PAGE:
God was served in the Old Testament by sacrifices of property owned by the believer, but He is served in the New Testament by the sacrifice of the believer himself or herself.
Paul does not tell believers to “make” a sacrifice, but to “be” a sacrifice.
The sacrifice we are to offer is our bodies, which recalls Paul’s earlier words in Romans 6:13:
“Do not offer the parts of your body to sin. . . but rather offer yourselves to God… as instruments of righteousness.”
God’s mercy resulted in our being bought out of the slave market of sin and adopted into the household of righteousness.
Therefore, our bodies are to become living sacrifices as we worship the One who redeemed us by His mercy.
It takes many times of hearing this truth for the contemporary believer to get it right.
God is not asking the believer to dedicate his gifts, abilities, money, time, ideas, creativity, or any such thing.
He is asking the believer to sacrifice himself or herself.
Oswald Chambers says,
“We have the idea that we can dedicate our gifts to God.
However, you cannot dedicate what is not yours.
There is actually only one thing you can dedicate to God, and that is your right to yourself.
If you will give God your right to yourself, He will make a holy experiment out of you— and His experiments always succeed.
The one true mark of a saint of God is the inner creativity that flows from being totally surrendered to Jesus Christ”
(My Utmost, June 13).
On a continual, daily basis, our attitude should be that of Theodore of Heraclea, a Christian martyr from Pontus who died around A.D. 306:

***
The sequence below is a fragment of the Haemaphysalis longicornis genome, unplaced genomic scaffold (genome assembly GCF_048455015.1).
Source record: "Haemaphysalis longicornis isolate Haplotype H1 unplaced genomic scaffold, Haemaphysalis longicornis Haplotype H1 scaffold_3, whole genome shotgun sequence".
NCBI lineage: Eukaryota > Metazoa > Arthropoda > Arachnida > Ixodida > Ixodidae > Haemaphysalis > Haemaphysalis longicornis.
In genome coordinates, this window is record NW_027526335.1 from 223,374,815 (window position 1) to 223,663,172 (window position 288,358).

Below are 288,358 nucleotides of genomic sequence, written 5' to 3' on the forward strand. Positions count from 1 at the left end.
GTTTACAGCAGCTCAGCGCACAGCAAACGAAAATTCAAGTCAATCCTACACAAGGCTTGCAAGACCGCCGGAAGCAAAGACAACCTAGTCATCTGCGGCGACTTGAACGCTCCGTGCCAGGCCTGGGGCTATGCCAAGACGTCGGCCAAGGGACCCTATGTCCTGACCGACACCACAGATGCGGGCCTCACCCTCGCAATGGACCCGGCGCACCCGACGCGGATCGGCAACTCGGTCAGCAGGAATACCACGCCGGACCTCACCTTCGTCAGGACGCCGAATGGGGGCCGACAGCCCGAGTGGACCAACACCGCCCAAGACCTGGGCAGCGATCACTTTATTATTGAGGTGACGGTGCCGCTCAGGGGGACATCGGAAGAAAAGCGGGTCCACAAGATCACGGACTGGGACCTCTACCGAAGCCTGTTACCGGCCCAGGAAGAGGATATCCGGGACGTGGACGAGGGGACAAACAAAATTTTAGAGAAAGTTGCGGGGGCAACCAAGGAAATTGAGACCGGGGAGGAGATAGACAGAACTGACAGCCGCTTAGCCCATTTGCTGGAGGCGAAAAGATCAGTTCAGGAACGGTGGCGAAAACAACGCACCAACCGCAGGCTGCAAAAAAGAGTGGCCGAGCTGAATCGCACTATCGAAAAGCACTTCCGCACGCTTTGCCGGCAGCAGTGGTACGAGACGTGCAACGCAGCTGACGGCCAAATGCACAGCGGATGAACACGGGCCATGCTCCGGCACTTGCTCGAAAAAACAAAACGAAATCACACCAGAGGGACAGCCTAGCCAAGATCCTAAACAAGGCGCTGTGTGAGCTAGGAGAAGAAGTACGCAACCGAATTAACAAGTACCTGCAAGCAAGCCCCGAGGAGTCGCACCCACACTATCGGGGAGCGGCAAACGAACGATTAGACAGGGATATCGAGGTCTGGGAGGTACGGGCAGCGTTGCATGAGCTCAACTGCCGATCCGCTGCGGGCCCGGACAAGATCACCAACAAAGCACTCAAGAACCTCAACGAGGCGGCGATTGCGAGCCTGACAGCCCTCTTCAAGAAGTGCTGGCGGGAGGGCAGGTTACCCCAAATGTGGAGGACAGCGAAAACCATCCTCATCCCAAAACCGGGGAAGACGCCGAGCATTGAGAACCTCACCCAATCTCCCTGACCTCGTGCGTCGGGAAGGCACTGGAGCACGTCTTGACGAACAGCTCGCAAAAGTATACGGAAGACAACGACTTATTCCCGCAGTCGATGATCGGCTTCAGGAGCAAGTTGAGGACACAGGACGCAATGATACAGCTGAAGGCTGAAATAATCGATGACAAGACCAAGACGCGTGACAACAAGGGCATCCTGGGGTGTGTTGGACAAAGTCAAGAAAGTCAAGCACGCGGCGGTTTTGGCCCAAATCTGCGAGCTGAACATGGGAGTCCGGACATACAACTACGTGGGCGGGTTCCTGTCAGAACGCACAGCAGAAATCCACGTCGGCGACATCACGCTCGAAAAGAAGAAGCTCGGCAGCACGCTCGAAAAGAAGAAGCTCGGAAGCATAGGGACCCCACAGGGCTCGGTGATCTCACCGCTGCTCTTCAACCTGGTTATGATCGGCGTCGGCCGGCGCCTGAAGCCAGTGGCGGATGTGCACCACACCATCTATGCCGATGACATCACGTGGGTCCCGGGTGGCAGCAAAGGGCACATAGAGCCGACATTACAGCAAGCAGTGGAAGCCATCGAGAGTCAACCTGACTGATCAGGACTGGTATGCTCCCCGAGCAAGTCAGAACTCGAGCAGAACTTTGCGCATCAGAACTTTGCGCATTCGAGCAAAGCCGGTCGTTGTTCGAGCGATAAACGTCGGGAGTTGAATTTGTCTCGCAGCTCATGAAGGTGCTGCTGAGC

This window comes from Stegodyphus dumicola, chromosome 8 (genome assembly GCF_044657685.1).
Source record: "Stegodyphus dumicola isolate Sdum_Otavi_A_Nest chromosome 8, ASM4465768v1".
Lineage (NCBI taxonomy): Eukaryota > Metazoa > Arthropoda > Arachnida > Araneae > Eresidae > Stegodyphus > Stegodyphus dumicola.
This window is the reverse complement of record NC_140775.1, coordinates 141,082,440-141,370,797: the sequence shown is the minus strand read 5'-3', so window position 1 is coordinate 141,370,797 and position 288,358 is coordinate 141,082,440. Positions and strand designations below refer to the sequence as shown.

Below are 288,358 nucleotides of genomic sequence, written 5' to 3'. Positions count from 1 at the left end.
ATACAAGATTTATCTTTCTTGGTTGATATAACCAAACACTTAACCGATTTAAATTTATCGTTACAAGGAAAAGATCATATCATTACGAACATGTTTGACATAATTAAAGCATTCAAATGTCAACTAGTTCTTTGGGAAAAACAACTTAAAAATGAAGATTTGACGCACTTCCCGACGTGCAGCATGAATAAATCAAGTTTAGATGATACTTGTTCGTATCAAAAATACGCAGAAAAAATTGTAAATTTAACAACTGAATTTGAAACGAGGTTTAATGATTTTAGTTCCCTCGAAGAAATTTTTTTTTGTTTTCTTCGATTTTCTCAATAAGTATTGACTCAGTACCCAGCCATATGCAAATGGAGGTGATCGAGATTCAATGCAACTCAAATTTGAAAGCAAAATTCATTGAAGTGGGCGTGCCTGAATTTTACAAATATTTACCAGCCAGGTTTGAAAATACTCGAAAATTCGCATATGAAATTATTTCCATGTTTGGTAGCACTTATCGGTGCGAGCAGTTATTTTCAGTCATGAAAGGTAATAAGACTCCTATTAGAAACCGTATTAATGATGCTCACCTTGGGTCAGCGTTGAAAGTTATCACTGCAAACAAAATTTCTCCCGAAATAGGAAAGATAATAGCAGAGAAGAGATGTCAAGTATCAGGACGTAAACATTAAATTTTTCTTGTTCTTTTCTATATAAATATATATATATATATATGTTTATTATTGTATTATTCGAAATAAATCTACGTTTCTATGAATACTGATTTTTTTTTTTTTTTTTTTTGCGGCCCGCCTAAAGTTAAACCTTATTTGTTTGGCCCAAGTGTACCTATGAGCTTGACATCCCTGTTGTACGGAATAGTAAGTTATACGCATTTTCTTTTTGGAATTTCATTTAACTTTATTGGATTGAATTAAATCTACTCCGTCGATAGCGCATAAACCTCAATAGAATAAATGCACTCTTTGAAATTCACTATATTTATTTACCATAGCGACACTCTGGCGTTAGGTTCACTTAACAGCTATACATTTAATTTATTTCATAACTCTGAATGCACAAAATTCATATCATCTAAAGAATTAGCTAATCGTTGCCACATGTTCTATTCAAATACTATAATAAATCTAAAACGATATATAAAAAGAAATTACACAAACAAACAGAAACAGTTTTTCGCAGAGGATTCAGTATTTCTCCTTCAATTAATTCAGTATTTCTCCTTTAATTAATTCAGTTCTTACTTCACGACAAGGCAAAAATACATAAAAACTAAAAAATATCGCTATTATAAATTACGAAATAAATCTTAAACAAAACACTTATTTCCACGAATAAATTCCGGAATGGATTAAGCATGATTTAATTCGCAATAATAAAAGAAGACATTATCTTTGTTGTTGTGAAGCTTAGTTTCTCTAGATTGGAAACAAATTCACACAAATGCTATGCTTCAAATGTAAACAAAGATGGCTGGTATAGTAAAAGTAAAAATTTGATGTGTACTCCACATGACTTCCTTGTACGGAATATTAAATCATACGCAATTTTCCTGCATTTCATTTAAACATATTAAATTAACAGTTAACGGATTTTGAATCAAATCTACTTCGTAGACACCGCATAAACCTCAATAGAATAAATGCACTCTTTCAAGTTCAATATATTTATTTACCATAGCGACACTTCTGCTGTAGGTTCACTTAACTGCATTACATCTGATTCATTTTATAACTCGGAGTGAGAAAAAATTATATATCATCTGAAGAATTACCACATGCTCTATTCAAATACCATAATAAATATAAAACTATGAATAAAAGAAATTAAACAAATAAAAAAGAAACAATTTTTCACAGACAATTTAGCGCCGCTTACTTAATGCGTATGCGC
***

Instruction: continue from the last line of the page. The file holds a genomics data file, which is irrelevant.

“I know not your gods. Jesus Christ, the only Son of God, is my God. Beat, tear or burn me, and if my words offend you, cut out my tongue; every part of my body is ready when God calls for it as a sacrifice” (Ward, p. 26).
God, through the apostle Paul, is calling for the body of every believer to be offered daily as a sacrifice in worship)—and if necessary, in death. 12:2a.
The person who has truly sacrificed himself or herself to God will be distinguished by one overriding characteristic that informs the rest of life.
That characteristic is the unwillingness to be conformed to the pattern of this world.
Or, as J. B. Phillips put it in his widely-known translation of this verse, “Don’t let the world. . . squeeze you into its mold.”
Paul gives the offensive key to this defensive posture— but first a closer look at that which the believer is committed to avoiding.
The NIV rendering of aion by world is not quite as telling as its primary translation, “age.”
The NIV’s pattern is not in the Greek text. It is an expansion of the verb suschematizo, to conform to.
Literally, the verse says: “Do not be conformed to this age.”
“Age” carries with it a sense of the beliefs, the philosophies, the methodologies, and the strategies of the fallen world in which we live.
It is not just the world and its people in their fallen state.
It is the worldviews and practices that derive from the fallen state that define the age in which humans live at any time in history.
RENEWING OF YOUR MIND
As we immerse ourselves in the Spirit, through our study of scripture and in prayer, we are allowing the Holy Spirit to rewrite the corrupt programming we all have received from the world.
We then develop a spiritual sensitivity and perception—as we learn to look at life on the basis of God’s view of reality.
Paul emphasizes the need to develop understanding of God’s ways.
Christians are called to a responsible freedom of choice and action based on the inner renewing work of the Holy Spirit.
Once we offer ourselves to God, our relationship to the world is altered.
Paul urges us not to be conformed to this age, meaning the world system that leaves God out, but to be transformed by the renewing of [our] mind.
Notice that both commands are passive.
We aren’t conforming or transforming our minds.
Someone else is.
When God has all of us, and when the world has none of us, God does the work of renewing our confused minds.
He brings our thoughts in line with His own so that we think God’s thoughts after Him (see 1 Cor 2:16).
God has a goal in renewing our minds.
This renewal allows Him to merge His thoughts with our thoughts so that He can bring His plans into our lives.
He calls it the good, pleasing, and perfect will of God.
God has a purpose and a plan for each of our lives—one that finds us when we are fully surrendered.
Selah (let us pause and calmly think about these things)
Come join the Adventure!